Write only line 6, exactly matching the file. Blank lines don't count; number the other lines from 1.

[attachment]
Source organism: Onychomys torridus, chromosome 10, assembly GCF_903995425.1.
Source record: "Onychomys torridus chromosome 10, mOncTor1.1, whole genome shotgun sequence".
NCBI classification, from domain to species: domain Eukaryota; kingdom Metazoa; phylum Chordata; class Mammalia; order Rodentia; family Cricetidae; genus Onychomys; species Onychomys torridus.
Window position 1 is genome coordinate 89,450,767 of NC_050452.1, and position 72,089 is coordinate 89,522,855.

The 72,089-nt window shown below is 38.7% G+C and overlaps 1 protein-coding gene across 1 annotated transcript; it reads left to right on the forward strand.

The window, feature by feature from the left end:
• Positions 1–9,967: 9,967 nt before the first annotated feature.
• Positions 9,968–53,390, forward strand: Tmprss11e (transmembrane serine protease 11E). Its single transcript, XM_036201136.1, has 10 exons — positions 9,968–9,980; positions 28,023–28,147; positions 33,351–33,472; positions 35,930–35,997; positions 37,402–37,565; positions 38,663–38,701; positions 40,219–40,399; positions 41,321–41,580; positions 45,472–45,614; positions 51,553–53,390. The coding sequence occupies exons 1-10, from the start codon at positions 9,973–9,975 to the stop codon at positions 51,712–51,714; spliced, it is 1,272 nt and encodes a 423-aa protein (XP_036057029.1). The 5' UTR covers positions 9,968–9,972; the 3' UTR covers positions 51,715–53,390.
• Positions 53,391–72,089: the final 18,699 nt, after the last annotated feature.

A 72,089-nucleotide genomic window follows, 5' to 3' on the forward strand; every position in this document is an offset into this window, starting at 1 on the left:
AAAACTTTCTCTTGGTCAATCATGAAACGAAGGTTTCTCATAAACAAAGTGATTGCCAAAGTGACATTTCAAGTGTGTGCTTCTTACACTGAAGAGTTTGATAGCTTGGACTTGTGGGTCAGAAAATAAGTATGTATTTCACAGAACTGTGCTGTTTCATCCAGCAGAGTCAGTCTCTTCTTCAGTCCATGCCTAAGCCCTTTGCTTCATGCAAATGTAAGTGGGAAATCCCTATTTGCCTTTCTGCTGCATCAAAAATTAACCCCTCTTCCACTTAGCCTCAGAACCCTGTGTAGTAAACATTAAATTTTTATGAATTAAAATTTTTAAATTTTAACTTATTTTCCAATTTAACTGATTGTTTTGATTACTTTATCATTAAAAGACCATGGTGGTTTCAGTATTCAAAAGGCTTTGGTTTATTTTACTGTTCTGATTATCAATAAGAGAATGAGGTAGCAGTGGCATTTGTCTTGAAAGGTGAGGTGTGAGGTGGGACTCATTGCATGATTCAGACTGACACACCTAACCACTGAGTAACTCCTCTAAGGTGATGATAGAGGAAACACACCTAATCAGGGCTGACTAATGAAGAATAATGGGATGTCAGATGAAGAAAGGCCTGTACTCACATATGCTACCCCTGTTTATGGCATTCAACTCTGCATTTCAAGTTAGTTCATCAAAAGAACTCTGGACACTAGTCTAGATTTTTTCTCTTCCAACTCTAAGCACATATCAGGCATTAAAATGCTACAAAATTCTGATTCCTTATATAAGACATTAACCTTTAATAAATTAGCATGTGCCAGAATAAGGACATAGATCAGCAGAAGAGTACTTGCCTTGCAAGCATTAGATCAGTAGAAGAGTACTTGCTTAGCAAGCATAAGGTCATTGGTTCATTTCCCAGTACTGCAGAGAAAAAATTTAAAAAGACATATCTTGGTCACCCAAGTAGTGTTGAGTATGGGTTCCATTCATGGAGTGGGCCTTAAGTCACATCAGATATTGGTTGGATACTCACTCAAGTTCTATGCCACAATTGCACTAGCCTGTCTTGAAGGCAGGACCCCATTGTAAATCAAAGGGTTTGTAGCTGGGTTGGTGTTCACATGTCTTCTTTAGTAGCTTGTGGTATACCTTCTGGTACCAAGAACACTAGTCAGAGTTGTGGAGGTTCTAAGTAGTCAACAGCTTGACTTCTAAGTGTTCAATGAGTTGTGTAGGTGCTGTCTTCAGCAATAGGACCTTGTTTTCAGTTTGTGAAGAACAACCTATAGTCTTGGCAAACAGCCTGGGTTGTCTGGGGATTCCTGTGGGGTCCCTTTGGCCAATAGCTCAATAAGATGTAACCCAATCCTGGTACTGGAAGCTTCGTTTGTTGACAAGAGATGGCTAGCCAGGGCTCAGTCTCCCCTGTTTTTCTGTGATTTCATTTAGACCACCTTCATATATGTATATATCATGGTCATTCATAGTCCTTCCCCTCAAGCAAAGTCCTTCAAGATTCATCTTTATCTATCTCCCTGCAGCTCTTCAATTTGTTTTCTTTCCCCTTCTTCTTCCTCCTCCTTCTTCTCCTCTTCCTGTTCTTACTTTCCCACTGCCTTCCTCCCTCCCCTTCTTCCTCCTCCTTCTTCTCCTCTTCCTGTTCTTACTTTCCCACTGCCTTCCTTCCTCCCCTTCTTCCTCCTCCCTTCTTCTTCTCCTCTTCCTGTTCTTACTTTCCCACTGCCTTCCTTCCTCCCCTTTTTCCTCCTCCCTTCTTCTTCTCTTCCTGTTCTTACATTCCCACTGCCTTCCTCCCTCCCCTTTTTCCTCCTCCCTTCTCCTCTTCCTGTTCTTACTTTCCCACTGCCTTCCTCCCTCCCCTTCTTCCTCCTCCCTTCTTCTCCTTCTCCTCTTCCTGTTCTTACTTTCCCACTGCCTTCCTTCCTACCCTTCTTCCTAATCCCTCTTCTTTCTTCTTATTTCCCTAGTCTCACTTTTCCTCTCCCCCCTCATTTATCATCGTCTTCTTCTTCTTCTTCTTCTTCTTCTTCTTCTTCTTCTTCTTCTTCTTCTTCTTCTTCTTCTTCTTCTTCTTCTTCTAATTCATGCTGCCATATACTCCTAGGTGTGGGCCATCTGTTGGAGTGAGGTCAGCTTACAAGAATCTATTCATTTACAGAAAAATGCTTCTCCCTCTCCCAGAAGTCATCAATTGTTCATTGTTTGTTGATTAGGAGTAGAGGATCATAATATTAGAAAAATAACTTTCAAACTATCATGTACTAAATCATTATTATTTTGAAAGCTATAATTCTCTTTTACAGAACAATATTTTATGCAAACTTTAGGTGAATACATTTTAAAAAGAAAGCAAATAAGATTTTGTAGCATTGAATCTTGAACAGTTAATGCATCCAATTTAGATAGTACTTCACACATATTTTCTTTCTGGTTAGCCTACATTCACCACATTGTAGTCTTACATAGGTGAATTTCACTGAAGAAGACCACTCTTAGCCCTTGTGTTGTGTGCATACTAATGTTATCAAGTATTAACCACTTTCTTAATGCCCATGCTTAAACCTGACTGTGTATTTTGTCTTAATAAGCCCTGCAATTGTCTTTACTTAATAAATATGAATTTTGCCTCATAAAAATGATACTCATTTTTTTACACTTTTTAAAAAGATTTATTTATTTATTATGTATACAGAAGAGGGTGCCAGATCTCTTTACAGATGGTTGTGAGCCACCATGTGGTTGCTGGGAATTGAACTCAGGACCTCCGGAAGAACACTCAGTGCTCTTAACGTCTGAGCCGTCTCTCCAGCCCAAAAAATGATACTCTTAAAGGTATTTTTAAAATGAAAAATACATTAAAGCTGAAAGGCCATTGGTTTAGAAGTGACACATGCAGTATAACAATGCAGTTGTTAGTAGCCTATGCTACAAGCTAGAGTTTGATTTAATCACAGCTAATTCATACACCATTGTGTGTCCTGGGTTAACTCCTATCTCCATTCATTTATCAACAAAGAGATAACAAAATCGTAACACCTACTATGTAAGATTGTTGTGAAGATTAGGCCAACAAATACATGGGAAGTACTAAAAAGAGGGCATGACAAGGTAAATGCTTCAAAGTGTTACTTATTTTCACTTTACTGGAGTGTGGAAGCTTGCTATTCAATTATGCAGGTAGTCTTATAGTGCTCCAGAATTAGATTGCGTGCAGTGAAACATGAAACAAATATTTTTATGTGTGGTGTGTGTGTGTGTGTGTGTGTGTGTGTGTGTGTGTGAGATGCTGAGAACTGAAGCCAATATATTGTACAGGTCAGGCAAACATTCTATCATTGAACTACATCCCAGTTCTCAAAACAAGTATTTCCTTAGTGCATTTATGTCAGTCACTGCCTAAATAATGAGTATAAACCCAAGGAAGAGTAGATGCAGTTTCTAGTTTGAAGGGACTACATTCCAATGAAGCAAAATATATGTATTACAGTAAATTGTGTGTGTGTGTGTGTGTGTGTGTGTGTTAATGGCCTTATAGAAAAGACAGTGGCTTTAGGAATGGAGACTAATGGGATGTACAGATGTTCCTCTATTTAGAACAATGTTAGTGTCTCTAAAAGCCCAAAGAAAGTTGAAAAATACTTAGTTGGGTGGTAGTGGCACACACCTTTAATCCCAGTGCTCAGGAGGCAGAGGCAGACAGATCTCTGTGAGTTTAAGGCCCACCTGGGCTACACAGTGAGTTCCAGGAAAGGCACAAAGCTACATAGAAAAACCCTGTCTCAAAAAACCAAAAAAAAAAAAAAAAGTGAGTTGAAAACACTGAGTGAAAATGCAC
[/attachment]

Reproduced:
The window, feature by feature from the left end: